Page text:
I am new to raspberry pi, and to linux. When I am trying to follow tutorials online, they sometimes require me to change /boot/config.txt. I am using the Jessie Version or Raspbian. (I am trying to change the file on the pi itself.) Whenever I try to save my edits, however, I get an error saying "Can't open file to write." How can I edit config.txt?

  • Do you use Linux or Windows to change the file?
    – MadMike
    Commented Aug 19, 2017 at 15:09
  • I am using the Jessie Version or Raspbian. (I am trying to change the file on the pi itself.) Commented Aug 19, 2017 at 15:12
  • 1
    Hello and welcome. Please use the edit function to add requested information directly to the question itself instead of putting it in comments. This ways readers of your question will get the whole picture much easier without going through the comments too. Thanks.
    – Ghanima
    Commented Aug 19, 2017 at 15:21

4 Answers 4


/boot mounted as read-only

Issue a

mount | grep /boot

if the the output is

/dev/mmcblk0p1 on /boot type vfat (ro,relatime, ... ,errors=remount-ro)

it is mounted read-only (see the ro). You can remount it with the following command:

sudo mount -o remount,rw /boot

Sometimes there are errors on the boot-filesystem which triggers the system to mount it read-only. Issue a

sudo fsck -y /boot

to try and correct errors.

Edit your file with root rights

/boot/config.txt isn't editable by the pi user. So you need to start your editor with sudo to gain root rights:

sudo nano /boot/config.txt

You can check the file right with ls -l. Here an example:

ls -al /boot/config.txt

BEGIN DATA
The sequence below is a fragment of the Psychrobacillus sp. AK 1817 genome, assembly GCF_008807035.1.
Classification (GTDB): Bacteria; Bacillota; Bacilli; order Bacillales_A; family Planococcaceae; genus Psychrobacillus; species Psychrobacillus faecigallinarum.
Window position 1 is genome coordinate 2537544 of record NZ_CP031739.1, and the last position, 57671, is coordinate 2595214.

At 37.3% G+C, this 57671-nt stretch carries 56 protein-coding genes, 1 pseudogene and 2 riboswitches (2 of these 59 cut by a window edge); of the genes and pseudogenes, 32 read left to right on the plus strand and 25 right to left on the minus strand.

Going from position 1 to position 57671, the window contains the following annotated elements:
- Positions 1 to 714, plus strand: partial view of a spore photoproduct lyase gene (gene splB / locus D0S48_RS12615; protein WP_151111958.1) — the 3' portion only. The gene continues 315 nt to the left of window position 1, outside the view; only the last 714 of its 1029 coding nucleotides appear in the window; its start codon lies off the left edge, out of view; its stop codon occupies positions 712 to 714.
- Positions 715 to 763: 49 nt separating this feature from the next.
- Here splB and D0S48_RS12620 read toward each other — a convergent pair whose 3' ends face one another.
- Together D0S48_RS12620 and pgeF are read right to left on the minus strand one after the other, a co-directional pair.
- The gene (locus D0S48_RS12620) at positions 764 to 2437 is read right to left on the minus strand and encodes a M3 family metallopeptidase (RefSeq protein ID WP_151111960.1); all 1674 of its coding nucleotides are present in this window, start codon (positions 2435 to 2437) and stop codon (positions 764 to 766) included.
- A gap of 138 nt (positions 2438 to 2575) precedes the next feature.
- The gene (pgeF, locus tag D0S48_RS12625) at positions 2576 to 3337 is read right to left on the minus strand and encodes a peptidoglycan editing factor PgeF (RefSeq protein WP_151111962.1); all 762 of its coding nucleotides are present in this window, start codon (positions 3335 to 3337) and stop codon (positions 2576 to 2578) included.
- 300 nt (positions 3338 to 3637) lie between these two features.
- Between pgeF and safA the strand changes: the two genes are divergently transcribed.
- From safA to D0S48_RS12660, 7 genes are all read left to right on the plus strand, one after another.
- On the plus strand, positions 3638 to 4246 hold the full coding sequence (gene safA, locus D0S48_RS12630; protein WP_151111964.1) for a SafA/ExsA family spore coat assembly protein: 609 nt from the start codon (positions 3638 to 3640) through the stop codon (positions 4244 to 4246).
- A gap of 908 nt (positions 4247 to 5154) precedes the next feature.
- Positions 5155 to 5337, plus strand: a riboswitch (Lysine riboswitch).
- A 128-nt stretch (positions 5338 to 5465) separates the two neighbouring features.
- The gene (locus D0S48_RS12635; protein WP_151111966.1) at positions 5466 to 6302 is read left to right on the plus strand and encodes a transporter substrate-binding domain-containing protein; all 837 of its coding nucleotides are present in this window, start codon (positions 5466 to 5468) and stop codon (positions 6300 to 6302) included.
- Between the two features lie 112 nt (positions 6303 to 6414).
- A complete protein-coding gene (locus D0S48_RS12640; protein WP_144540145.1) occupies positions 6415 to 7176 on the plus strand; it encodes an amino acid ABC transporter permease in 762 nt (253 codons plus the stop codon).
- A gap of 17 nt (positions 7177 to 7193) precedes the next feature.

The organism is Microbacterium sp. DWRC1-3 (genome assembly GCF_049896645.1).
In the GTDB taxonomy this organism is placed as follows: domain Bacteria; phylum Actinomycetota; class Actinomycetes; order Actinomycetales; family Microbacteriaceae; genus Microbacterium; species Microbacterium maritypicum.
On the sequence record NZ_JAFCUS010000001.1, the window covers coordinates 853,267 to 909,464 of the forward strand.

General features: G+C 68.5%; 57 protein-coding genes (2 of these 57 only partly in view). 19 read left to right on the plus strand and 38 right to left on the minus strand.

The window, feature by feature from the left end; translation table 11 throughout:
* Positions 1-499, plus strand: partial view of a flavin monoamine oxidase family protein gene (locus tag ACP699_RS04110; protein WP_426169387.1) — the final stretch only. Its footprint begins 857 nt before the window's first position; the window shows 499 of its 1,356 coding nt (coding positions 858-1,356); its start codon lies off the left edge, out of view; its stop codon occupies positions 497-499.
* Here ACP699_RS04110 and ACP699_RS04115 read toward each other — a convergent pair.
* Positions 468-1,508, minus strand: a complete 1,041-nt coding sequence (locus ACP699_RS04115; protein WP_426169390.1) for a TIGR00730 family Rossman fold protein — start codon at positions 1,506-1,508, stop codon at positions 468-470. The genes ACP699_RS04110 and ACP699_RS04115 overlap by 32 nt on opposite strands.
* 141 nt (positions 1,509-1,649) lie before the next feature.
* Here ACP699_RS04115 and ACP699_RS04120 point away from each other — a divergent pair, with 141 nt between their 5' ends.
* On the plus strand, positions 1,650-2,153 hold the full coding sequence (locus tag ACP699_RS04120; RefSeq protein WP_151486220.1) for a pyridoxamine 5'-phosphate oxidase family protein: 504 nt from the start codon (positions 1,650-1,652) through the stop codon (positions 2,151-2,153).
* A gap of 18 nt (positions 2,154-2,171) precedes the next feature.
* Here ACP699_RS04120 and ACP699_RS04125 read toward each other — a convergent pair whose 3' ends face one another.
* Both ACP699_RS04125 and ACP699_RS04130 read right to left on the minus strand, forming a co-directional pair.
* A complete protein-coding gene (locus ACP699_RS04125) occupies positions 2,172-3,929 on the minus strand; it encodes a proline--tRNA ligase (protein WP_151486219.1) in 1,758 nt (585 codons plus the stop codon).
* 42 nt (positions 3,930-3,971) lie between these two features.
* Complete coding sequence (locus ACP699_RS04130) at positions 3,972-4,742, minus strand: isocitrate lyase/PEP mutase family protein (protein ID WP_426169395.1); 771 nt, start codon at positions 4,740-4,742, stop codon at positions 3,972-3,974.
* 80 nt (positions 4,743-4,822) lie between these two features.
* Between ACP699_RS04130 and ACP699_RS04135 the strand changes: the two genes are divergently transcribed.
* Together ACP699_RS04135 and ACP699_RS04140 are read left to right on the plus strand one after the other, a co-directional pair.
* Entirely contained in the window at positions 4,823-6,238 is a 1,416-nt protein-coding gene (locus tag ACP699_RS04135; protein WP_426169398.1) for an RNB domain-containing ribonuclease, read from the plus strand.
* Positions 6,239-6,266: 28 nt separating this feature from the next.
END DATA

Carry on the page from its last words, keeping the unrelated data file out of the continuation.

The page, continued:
-rwxr-xr-x 1 root root 1590 Jul  5 10:53 /boot/config.txt

root root means that the file is owned by the user root and by the group root. -rwxr-xr-x shows who has which rights. The first part -rwx means that the user has the right to read, write and execute the file. The next part r-x means that other user of the group root can read and execute the file. The last r-x the other users. Which are allowed read and execute the file.

  • I am using a micro-sd card... Commented Aug 19, 2017 at 15:09
  • I tried remounting, and it still wouldn't save, then I tried "sudo fsck -y /boot" but it till wouldn't save. Commented Aug 19, 2017 at 15:32
  • I removed the part about the SD card lock which is not connected to anything on a Raspberry and has no effect. Commented Mar 26, 2020 at 6:26

If you are new to RPi & Linux, you might find the Leafpad editor more friendly... :-)

sudo leafpad /boot/config.txt

You can also edit the file from another operating system. It is very handy if you cannot boot up the raspberry pi anymore. Plug the sdcard into your computer (using an adapter). You will find two partitions on the sdcard. Go into the folder boot. There you will find the file config.txt. Edit it with a text editor like Notepad++. Then save it. Put it back into the raspberry and boot.


I also encountered this message Can't open file to write as I attempted to edit the config.txt file from within Raspbian.
I had just clicked on it and it opened in whatever Raspbian has as the default editor. That editor doesn't run with root privileges and therefore was not allowed to write to the config.txt file.
The easiest solution found here is was to run an alternate editor with root privileges.
Thanks, Folks.

From the terminal run:

sudo leafpad /boot/config.txt
  • 1
    This doesn't add anything new, it just clutters the question with a useless picture. Commented Mar 26, 2020 at 6:21
  • I made my comment to confirm that this actually does allow one to accomplish what the original inquiry was about, editing config.txt from WITHIN the Raspbian that is running. I read through a number of answers that involved using another machine, and on Windows, before finding the Leafpad solution. I wish it had been the first answer I saw. Theres probably a lot of people finding there way here as they try to add those touchscreen displays to their Pi. They will waste their time reading through all the same stuff.....unless my pic catches their eye. Ill not bloviate here in the future. Commented Mar 28, 2020 at 5:25

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